Social Question

Kraigmo's avatar

Why do so many Americans hate dandelions on their lawn? Are they dead inside?

Asked by Kraigmo (8685points) February 27th, 2021
16 responses
“Great Question” (8points)

Many people with dandelions on the lawn will pull them or mow them at first opportunity.
Many cities (midsize to large suburban, usually) don’t allow dandelions on the lawn either, and send Code Enforcement to have them removed.
Yes, we all know Dandelions are considered “weeds” because that’s what Dad said when we were kids.
But they are beautiful flowers.
Is the antipathy towards Dandelions a result of social brainwashing?

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Dutchess_III's avatar

Good question!

JLeslie's avatar

They are considered weeds as you said. I guess you could call them wildflowers? They take over a lawn. They are low like the grass and attract bees. From what I understand they are edible, I think people eat the leaves, I don’t know how they taste.

hello321's avatar

Lawns are environmentally harmful and the large majority go unused. They’re decorative and embarrassing.

Dandelions don’t fit into the concept of the “perfect” lawn, so they are not accepted. There’s nothing rational or irrational about it because lawns themselves are absurd.

longgone's avatar

I like dandelions, and I don’t do anything about them. But if you’ve ever tried to pull one out, you know their roots go on forever. And if you’ve ever watched them reproduce, you know they will multiply at an insane speed. So it’s probably more a question of whether you like them so much that you’d rather have a lot of dandelions than other flowers.

If you’re asking whether the desire to have a tidy lawn rather than a meadow is a result of cultural programming – yes, I’m sure.

Demosthenes's avatar

@hello321 I agree wholeheartedly, although I think it’s especially true in California and other dry climates. Luckily ever since the recent droughts, I’m seeing more people rip them up and replace them with native plants.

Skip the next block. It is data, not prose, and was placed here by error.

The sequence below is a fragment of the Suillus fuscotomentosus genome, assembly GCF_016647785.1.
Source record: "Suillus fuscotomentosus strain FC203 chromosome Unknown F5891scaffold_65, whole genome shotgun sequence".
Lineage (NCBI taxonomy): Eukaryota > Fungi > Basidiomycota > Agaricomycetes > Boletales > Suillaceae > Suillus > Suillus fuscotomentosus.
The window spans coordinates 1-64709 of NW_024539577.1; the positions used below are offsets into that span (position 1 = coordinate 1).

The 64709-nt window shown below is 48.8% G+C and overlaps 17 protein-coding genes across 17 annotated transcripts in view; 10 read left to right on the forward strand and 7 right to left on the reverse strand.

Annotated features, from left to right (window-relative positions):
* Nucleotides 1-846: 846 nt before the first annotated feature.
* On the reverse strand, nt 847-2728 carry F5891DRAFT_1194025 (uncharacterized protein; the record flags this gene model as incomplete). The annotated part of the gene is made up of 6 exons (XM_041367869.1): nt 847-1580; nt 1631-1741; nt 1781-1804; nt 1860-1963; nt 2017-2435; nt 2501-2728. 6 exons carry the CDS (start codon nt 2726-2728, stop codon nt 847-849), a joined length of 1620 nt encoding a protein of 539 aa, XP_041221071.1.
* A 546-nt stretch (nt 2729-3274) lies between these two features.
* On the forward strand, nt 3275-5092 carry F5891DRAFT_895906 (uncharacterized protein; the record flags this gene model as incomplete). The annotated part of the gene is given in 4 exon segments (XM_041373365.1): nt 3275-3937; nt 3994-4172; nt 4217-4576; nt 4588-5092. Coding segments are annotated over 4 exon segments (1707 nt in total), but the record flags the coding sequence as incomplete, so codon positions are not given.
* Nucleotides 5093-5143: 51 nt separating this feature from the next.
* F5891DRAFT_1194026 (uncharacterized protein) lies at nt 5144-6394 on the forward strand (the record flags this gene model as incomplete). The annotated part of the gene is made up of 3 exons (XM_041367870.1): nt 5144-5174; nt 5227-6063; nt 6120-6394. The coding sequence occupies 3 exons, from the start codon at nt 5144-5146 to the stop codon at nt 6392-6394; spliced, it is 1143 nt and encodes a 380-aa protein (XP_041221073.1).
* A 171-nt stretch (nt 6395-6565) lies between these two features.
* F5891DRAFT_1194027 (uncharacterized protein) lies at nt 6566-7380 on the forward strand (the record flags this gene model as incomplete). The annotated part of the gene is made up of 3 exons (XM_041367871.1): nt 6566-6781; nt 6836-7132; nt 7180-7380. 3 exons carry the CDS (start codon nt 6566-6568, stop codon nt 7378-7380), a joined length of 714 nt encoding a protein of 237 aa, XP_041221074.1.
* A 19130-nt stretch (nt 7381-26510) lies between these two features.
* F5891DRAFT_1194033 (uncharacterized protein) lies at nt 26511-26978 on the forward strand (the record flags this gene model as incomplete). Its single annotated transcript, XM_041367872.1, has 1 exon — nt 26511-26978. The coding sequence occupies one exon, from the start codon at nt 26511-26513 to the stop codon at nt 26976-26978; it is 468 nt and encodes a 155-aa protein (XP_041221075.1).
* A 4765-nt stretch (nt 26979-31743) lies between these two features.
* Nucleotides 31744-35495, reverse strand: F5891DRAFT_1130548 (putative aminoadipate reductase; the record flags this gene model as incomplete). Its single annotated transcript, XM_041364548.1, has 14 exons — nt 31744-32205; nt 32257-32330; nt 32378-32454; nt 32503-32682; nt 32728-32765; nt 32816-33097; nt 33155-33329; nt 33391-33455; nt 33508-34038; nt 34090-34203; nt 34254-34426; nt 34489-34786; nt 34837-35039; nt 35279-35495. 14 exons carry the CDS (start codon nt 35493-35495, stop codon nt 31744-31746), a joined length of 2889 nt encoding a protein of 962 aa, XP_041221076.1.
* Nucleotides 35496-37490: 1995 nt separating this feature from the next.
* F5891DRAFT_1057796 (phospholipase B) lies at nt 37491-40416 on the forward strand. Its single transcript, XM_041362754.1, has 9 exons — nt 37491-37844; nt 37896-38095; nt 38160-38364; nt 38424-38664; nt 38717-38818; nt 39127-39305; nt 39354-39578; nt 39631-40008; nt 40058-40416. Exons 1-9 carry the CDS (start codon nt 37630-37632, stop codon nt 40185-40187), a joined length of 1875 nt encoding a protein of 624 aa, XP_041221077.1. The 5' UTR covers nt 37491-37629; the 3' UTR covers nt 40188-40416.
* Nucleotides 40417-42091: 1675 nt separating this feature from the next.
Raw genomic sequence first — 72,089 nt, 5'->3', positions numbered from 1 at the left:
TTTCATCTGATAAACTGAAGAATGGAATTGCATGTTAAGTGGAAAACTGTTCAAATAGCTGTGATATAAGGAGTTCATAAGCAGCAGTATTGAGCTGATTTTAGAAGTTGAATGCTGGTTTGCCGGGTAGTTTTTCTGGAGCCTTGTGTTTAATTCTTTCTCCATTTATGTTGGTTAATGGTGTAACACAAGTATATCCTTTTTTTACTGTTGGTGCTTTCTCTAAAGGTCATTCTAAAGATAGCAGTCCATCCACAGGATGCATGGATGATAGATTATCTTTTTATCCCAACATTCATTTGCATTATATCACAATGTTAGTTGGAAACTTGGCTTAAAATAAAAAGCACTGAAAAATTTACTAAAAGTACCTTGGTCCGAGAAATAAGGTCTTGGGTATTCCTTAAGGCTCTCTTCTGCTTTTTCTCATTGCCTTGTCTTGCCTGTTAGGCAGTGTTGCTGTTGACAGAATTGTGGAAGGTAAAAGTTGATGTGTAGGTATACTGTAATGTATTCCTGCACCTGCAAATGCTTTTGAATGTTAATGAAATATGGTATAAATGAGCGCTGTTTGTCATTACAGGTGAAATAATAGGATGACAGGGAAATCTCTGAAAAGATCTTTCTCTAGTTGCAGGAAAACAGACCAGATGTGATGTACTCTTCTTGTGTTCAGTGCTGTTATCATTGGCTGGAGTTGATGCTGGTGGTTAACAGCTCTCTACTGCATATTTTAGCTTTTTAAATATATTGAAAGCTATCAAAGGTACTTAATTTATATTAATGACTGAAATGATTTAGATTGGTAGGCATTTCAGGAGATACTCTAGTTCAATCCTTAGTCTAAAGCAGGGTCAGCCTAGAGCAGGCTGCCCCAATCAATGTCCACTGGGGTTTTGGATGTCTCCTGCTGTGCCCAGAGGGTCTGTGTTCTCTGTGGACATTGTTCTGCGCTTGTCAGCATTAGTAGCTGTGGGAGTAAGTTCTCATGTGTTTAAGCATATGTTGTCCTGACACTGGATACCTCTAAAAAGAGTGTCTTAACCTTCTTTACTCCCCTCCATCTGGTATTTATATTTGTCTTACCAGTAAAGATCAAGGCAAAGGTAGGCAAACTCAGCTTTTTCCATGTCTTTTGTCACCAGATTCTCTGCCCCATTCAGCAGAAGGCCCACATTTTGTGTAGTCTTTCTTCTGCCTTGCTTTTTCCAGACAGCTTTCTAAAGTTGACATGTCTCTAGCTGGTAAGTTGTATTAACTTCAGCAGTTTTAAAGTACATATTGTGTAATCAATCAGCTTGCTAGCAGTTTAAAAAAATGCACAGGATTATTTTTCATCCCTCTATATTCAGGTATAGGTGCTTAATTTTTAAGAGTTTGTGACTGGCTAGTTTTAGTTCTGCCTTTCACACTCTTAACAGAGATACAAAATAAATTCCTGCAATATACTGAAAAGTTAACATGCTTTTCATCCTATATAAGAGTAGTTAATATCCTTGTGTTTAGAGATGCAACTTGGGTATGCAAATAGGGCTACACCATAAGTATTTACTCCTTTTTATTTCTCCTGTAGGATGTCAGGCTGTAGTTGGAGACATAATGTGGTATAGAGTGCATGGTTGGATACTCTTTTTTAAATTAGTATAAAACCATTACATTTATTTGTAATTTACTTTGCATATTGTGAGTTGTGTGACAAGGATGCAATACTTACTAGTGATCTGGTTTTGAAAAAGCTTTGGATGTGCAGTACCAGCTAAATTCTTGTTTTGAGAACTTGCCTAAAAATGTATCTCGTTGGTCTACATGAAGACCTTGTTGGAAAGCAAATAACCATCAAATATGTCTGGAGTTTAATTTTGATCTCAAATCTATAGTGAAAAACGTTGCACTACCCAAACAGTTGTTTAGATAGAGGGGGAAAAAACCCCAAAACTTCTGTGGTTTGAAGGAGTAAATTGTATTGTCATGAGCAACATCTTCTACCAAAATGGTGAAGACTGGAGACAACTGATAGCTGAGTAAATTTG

As for dandelions, I always found them pretty when I saw them growing in our yard as a kid and I loved to pick them. My parents didn’t seem too concerned with getting rid of them, and never used herbicides.

hello321's avatar

@Demosthenes: “although I think it’s especially true in California and other dry climates. Luckily ever since the recent droughts, I’m seeing more people rip them up and replace them with native plants.”

That’s promising!

Back in the late 90s, I lived in Isla Vista for a year. I remember being impressed with how many people in Santa Barbara scrapped lawns altogether and just had native plants. Of course, there were still some silly scenes, including people who had paved “front lawns” that they painted green.

Despite not having the water issues here in Massachusetts, most people still waste lots of water on making the “perfect” lawn. They load it up with chemicals and spend hours per week polluting the air (and peace and quiet) with lawn mowers and leaf blowers. Once they’re done, they then try to keep people off of their lawn. Even worse, some people let their kids and dogs play on these toxic chem dumps.

ragingloli's avatar

Because their constant womanising antics, and their terrible ballads and poems get annoying after a while.

Jeruba's avatar

I think this is really two questions:

Why do Americans hate dandelions?